NEW YORK (
) -- Here are the top stock market headlines for the morning of Thursday, May 27, 2010.
Thursday's Early Headlines
- GDP Revised Lower, Jobless Claims Fall -- The Commerce Department said gross domestic product rose at a seasonally adjusted 3% annual rate in the first quarter, revised down from the advance read of 3.2%. Separately, the Labor Department said initial jobless claims fell by 14,000 to 460,000 last week, compared to forecasts claims would fall to 455,000.
- BP Taking Wait-and-See Approach on Top Kill Procedure -- BP (BP) - Get Report has pumped heavy mud into the leaking oil well in the Gulf of Mexico, and executives said Wednesday night that there had been no problems so far, according to a report by The Associated Press. BP CEO Tony Hayward said engineers would not know until at least Thursday afternoon whether the latest remedy was having some success, the report added. The so-called "top kill" procedure to plug the oil leak in the Gulf of Mexico was said to take up to two days, and BP has said it can't predict how long it will take to determine if the operation was successful.
- AIG Eyes Sales of American General Finance: Report -- American International Group (AIG) - Get Report is looking to divest its consumer finance unit American General Finance in an effort to raise funds to repay the U.S. government, The Financial Times reports. AIG had hired Bank of America/Merrill Lynch to restructure and sell AG, the report said, citing people close to the situation. Potential buyers, which include private-equity funds and financial groups, have been asked to submit their expressions of interest over the next few weeks, one person involved in the process told the FT.
- China's SAFE Disputes Report of Euro Holdings Review -- China's State Administration of Foreign Exchange, which manages the country's $2.5 trillion foreign reserves, denied a news report Thursday that it is reviewing its holdings of eurozone debt and expressed confidence Europe will restore financial stability, according to a report by The Associated Press. The Financial Times, citing unidentified banking sources, said SAFE officials met recently with foreign bankers to discuss eurozone debt. "This report is groundless," the agency said on its Web site. "The European market in the past, present and future always will be one of the major investment markets for the State Administration of Foreign exchange."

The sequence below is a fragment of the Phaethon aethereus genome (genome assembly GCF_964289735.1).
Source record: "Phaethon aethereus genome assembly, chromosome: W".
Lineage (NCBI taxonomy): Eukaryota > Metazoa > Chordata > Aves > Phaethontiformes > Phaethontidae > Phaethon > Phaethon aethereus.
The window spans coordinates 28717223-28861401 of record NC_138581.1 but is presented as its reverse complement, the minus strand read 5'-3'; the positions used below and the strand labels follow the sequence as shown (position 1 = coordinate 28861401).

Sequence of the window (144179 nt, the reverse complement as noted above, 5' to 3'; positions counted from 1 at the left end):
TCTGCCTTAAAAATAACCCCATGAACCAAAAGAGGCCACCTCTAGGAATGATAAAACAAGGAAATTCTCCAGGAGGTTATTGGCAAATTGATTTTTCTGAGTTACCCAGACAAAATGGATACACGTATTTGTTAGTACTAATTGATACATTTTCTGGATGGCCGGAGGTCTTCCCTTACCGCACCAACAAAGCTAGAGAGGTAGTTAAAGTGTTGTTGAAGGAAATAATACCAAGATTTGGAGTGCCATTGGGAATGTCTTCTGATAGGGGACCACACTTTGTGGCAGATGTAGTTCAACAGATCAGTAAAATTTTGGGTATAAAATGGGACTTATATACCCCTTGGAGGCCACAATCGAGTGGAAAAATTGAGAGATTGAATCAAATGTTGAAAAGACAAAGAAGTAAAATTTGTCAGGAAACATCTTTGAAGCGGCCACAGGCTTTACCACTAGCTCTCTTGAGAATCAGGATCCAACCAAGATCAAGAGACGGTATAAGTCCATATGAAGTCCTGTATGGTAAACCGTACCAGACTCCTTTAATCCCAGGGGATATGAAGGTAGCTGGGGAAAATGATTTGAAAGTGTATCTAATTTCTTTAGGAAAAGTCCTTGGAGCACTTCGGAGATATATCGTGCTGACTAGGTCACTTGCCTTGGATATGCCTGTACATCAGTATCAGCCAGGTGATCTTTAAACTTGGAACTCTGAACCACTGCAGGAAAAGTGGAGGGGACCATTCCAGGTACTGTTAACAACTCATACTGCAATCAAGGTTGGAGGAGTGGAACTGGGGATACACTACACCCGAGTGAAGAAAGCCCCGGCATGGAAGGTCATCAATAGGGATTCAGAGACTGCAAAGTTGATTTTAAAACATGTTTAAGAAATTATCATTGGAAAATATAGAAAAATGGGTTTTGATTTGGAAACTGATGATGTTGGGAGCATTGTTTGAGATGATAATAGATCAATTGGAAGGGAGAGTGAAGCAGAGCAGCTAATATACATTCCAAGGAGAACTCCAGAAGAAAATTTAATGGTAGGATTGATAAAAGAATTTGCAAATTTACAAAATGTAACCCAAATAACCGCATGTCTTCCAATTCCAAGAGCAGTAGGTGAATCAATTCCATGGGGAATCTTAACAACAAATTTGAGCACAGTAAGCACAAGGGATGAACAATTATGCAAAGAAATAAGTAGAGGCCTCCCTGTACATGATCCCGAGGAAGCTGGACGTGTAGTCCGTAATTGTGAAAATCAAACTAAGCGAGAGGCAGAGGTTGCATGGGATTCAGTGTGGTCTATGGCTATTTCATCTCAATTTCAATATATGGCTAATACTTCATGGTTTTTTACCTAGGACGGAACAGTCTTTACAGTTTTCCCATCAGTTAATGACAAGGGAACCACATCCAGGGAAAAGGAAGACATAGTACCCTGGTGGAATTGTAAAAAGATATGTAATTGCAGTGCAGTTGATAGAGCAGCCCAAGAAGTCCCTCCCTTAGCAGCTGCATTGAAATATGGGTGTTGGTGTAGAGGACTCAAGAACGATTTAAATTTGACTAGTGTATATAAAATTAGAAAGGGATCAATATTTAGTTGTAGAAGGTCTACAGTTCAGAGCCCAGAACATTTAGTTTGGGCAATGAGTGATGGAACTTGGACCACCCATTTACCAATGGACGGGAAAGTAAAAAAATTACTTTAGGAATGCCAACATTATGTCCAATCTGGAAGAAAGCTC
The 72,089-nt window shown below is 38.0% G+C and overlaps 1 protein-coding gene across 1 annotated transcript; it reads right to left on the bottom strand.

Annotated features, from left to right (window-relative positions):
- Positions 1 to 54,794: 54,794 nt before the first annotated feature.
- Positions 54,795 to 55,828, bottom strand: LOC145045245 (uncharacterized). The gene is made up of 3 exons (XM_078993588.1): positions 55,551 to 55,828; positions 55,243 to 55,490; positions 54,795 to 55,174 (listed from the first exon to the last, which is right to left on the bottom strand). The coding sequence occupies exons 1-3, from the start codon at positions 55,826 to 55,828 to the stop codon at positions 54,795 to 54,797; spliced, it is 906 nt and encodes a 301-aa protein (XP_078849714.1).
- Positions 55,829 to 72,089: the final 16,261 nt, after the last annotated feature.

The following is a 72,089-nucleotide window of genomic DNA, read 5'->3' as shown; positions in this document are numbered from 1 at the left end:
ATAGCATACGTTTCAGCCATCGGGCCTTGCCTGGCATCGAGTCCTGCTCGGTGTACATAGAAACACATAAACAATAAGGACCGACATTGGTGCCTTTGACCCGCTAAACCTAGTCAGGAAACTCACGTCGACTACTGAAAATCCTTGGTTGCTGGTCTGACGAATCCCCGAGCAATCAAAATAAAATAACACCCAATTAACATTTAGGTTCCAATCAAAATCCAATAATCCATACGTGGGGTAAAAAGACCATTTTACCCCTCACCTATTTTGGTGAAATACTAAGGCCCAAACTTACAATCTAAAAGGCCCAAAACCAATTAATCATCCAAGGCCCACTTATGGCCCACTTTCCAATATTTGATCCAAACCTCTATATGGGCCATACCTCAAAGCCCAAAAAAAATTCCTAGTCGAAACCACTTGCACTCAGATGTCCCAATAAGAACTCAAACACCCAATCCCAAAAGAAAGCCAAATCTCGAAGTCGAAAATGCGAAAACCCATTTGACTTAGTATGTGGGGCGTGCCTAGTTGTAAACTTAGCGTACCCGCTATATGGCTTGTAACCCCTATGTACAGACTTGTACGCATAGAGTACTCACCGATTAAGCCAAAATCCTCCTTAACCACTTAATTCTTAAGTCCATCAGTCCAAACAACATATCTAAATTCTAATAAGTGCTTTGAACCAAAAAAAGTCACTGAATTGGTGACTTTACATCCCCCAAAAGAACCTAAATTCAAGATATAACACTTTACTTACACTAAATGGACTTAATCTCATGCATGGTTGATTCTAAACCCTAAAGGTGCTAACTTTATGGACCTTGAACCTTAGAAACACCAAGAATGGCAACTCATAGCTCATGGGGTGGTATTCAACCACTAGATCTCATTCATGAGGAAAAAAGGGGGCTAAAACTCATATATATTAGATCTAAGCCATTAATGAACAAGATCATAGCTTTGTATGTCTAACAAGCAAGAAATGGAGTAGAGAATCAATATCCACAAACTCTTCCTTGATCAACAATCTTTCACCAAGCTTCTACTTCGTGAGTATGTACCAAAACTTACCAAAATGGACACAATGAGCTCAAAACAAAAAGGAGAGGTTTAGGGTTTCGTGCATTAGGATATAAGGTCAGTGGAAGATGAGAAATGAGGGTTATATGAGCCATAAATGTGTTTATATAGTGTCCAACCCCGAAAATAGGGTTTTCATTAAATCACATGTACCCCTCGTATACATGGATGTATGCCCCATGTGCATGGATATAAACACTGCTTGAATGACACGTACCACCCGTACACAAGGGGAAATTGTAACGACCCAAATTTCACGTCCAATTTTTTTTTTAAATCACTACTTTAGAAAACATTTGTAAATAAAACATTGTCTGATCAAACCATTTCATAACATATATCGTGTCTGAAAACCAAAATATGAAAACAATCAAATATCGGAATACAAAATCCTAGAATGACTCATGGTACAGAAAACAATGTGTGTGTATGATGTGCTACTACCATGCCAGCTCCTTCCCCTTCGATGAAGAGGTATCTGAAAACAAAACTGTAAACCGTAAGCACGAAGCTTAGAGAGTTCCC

Thursday's Earnings Roundup
- Tiffany (TIF) - Get Report reported a first-quarter adjusted profit of 50 cents a share on sales of $633.6 million, compared with estimates for a profit of 37 cents a share on revenue of $611.9 million. Looking ahead, Tiffany upped its full-year earnings guidance to a range of $2.55 to $2.60 a share, up from the prior range of $2.45 to $2.50 a share and above the consensus estimate of $2.51 a share.
- Heinz (HNZ) notched a fourth-quarter adjusted profit of 60 cents a share on revenue of $2.72 billion, compared to the Thomson Reuters average estimate for earnings of 59 cents a share on revenue of $2.75 billion. For the full-year, Heinz offered earnings guidance that was in-line with estimates and revenue guidance that was above the Thomson Reuters consensus.
- Costco Wholesale (COST) - Get Report said it had third-quarter earnings of 69 cents a share on sales totaling $17.78 billion, above the Thomson Reuters consensus of 66 cents a share and revenue of $17.62 billion.
- Big Lots (BIG) - Get Report reported a first-quarter profit of 68 cents a share on revenue of $1.24 billion, above the consensus for earnings of 67 cents a share on revenue of $1.23 billion. Big Lots upped its full-year earnings guidance to a range of $2.75 to $2.85 a share, compared to its prior range of $2.65 to $2.75 a share. Analysts expect a full-year profit of $2.80 a share.
-- Written by Robert Holmes in Boston
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